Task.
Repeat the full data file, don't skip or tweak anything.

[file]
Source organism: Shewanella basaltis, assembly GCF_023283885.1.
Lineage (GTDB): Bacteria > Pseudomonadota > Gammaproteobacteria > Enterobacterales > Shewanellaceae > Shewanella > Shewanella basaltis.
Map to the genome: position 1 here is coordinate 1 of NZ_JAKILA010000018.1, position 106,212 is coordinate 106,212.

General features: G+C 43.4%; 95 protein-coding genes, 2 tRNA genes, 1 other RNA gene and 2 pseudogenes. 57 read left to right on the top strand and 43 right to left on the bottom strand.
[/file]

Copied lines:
Source organism: Shewanella basaltis, assembly GCF_023283885.1.
Lineage (GTDB): Bacteria > Pseudomonadota > Gammaproteobacteria > Enterobacterales > Shewanellaceae > Shewanella > Shewanella basaltis.
Map to the genome: position 1 here is coordinate 1 of NZ_JAKILA010000018.1, position 106,212 is coordinate 106,212.

General features: G+C 43.4%; 95 protein-coding genes, 2 tRNA genes, 1 other RNA gene and 2 pseudogenes. 57 read left to right on the top strand and 43 right to left on the bottom strand.